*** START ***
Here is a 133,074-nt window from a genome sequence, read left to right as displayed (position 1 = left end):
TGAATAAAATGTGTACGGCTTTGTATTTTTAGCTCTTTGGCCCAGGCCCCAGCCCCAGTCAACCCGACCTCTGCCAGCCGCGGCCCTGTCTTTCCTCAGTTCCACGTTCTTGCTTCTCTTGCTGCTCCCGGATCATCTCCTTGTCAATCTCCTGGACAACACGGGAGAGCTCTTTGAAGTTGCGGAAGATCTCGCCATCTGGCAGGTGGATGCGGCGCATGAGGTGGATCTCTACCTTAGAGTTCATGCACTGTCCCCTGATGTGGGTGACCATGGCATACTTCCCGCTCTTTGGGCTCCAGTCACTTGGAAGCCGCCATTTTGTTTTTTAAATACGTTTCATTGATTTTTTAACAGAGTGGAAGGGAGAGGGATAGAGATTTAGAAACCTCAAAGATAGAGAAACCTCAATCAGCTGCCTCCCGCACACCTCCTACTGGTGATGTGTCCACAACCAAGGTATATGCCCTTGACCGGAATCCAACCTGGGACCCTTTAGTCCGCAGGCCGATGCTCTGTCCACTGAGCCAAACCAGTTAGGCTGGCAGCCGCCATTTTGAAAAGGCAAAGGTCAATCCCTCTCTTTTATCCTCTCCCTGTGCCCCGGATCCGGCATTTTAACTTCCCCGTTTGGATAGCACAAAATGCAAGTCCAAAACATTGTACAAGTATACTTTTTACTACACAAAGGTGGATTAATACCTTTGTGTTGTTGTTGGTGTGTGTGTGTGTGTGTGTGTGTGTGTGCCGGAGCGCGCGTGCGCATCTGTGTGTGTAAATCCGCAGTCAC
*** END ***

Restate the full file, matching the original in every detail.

Here is a 133,074-nt window from a genome sequence, read left to right as displayed (position 1 = left end):
TGAATAAAATGTGTACGGCTTTGTATTTTTAGCTCTTTGGCCCAGGCCCCAGCCCCAGTCAACCCGACCTCTGCCAGCCGCGGCCCTGTCTTTCCTCAGTTCCACGTTCTTGCTTCTCTTGCTGCTCCCGGATCATCTCCTTGTCAATCTCCTGGACAACACGGGAGAGCTCTTTGAAGTTGCGGAAGATCTCGCCATCTGGCAGGTGGATGCGGCGCATGAGGTGGATCTCTACCTTAGAGTTCATGCACTGTCCCCTGATGTGGGTGACCATGGCATACTTCCCGCTCTTTGGGCTCCAGTCACTTGGAAGCCGCCATTTTGTTTTTTAAATACGTTTCATTGATTTTTTAACAGAGTGGAAGGGAGAGGGATAGAGATTTAGAAACCTCAAAGATAGAGAAACCTCAATCAGCTGCCTCCCGCACACCTCCTACTGGTGATGTGTCCACAACCAAGGTATATGCCCTTGACCGGAATCCAACCTGGGACCCTTTAGTCCGCAGGCCGATGCTCTGTCCACTGAGCCAAACCAGTTAGGCTGGCAGCCGCCATTTTGAAAAGGCAAAGGTCAATCCCTCTCTTTTATCCTCTCCCTGTGCCCCGGATCCGGCATTTTAACTTCCCCGTTTGGATAGCACAAAATGCAAGTCCAAAACATTGTACAAGTATACTTTTTACTACACAAAGGTGGATTAATACCTTTGTGTTGTTGTTGGTGTGTGTGTGTGTGTGTGTGTGTGTGTGCCGGAGCGCGCGTGCGCATCTGTGTGTGTAAATCCGCAGTCAC